This Indigenous Environmental Network site caught my eye and correlates with Module 4. The Indigenous Environmental Network was formed by Indigenous peoples and other individuals and was developed in 1990 to address environmental and economic justice issues and develop strategies to protect the environment, Indigenous culture and the health of Indigenous peoples. Issues such as energy, climate, water and the importance of health and culture are highlighted on the website. The organization and site describe themselves as a “network of Indigenous Peoples empowering Indigenous Nations and communities towards sustainable livelihoods, demanding environmental justice and maintaining the Sacred Fire of our traditions.”
The site has links to all sorts of environmental activities, traditional gatherings, resources, energy and climate information and other Native Network Organizations as well as including current Indigenous news. The site also includes a section of suggested reading, news updates and places to access newsletter archives and subscribe to its newsletter. This organization, the Indigenous Environmental Network, also has a Facebook page and links to it are on the site as well. As well, you can listen daily to live interviews with speakers, panel discussions and interviews.
The following is taken directly from the website but should be recognized…
a. Toxic contaminants, agricultural pesticides and other industrial chemicals that disproportionately impact Indigenous peoples, especially subsistence and livestock cultures.
b. Inadequate governmental environment and health standards and regulations.
c. Clean up of contaminated lands from mining, military, and other industry activities.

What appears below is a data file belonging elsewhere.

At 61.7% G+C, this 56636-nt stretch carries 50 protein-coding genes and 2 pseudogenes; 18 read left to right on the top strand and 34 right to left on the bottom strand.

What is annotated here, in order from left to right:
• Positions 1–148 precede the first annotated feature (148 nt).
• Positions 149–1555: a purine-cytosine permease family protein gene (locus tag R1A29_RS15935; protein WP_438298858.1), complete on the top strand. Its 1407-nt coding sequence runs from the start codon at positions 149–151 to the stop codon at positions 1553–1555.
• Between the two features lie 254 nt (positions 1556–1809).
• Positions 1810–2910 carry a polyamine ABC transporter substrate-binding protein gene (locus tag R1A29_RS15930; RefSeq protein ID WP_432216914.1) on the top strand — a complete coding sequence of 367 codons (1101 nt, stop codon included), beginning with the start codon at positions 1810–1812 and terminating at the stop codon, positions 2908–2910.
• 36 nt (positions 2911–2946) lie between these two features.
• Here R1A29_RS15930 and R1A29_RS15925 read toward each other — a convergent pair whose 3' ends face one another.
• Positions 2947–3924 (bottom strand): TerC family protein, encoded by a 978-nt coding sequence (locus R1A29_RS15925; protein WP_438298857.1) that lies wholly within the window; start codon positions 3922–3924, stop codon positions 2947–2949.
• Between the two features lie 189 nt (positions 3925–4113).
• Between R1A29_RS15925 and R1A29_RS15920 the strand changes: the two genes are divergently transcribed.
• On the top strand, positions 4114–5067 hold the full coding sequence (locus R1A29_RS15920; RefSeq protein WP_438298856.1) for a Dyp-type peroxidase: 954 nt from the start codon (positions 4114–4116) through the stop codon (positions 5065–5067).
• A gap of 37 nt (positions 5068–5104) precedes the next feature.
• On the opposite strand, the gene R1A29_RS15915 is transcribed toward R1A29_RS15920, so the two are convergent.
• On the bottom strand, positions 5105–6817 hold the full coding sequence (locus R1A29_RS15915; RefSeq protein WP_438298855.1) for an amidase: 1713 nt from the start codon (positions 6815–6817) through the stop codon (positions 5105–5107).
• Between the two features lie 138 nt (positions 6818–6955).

d. Toxic incinerators and landfills on and near Indigenous lands.
e. Inadequate solid and hazardous waste and wastewater management capacity of Indigenous communities and tribes.
f. Unsustainable mining and oil development on and near Indigenous lands.
g. National energy policies at the expense of the rights of Indigenous peoples.
h. Climate change and global warming.
i. Coal mining and coal-fired power plants resulting in mercury contamination, water depletion, destruction of sacred sites and environmental degradation.
j. Uranium mining developments and struggles to obtain victim compensation to Indigenous uranium miners, millers, processors and Downwinders of past nuclear testing experiments.
k. Nuclear waste dumping in Indigenous lands.
m. Water rights, water quantity and privatization of water.
n. Economic globalization putting stress on Indigenous peoples and local ecosystems.
o. Border justice, trade agreements and transboundary waste and contamination along the US/Mexico/Canada borders and other Indigenous lands worldwide.
p. Failure of the US government to fulfill its mandated responsibility to provide funding to tribes and Alaska villages to develop and implement environmental protection infrastructures.
q. Backlash from US state governments giving in to the lobbying pressures of industry and corporations against the right of tribes to implement their own water and air quality standards.
r. Protection of sacred, historical and cultural significant areas.
s. Biological diversity and endangered species.
t. Genetically modified organisms impacting the environment, traditional plants and seeds and intellectual rights of Indigenous peoples – bio-colonialism.
u. Economic blackmail and lack of sustainable economic and community development resources.
v. Just transition of workers and communities impacted by industry on and near Indigenous lands.
w. Urban sprawl and growth on and near Indigenous lands.
x. Failure of colonial governments and their programs to adequately consult with or address environmental protection, natural resource conservation, environmental health, and sacred/historical site issues affecting traditional Indigenous lands and its Indigenous peoples.
y. De-colonization and symptoms of internalized oppression/racism/tribalism.
z. And many others ..